Herbalist sentenced to jail after urging diabetic teen not to take insulin leading to his death


  • A herbalist from Los Angeles, California who was practicing without a license was sentenced to four months in jail after a patient died under his care.
  • Officials said that Timothy Morrow, 84, urged his 13-year-old patient to forgo his insulin, leading to his death.
  • The boy died of diabetes complications after taking herbs in lieu of the insulin prescribed by his pediatrician.

A self-described “master herbalist” from California was convicted of practicing without a license and child abuse after a young patient died under his care. Timothy Morrow was sentenced to four months in Los Angeles County jail for urging a 13-year-old diabetic boy to forgo his insulin, leading to his death.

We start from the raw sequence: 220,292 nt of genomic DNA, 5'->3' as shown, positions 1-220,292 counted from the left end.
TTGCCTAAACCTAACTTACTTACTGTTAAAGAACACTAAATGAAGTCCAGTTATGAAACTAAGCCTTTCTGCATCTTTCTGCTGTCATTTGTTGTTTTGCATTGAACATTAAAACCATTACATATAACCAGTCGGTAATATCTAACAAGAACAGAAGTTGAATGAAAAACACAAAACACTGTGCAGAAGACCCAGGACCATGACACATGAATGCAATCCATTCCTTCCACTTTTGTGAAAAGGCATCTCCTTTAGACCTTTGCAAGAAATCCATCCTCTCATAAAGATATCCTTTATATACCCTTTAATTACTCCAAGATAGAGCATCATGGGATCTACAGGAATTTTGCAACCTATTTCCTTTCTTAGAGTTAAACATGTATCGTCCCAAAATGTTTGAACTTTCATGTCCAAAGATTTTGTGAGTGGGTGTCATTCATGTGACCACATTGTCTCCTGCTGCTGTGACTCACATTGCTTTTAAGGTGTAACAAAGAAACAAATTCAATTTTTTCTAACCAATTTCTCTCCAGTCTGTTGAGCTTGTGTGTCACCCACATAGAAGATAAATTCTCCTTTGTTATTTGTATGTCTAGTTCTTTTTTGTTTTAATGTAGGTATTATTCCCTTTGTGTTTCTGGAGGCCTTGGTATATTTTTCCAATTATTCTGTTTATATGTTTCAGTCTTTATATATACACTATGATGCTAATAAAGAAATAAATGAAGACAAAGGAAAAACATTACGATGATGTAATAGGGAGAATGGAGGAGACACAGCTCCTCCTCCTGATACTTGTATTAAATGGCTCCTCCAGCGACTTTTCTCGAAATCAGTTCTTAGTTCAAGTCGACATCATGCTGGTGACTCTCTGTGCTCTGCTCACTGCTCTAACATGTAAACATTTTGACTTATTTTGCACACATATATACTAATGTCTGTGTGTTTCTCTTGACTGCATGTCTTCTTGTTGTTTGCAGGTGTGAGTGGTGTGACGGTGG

The 84-year-old herbalist is the founder of Common Sense Herbs, a company that promotes and sells organic herbal products. Morrow is also ordered to pay a $5,000 restitution to the boy’s family and cover funeral expenses.

The herbalist started seeing Edgar Lopez in 2014 after his mother attended one of his seminars about herbs. The boy was diagnosed with Type-1 diabetes and was prescribed insulin by his pediatrician.

Morrow told Lopez’ parents to stop giving the boy insulin, referring to it as poison. Instead, he told them to rub lavender oil on the teen’s spine and prescribed herbal medicine that he claimed would cure Lopez for life.

When the boy’s health deteriorated, Morrow told his parents that their son was experiencing a “healing crisis”. He also warned them against bringing him to medical practitioners, the Washington Post reported.

“Shortly before the victim died, Morrow told the victim’s parents not to give him insulin but instead to administer the herbs that he was selling,” the US Attorney’s Office said. “The victim suffered a cardiac arrest and died the next day as a result of complications from his diabetes.”

A Los Angeles’s medical examiner later determined that the teen could have survived if he had been given proper medical care.


Source: New York Post

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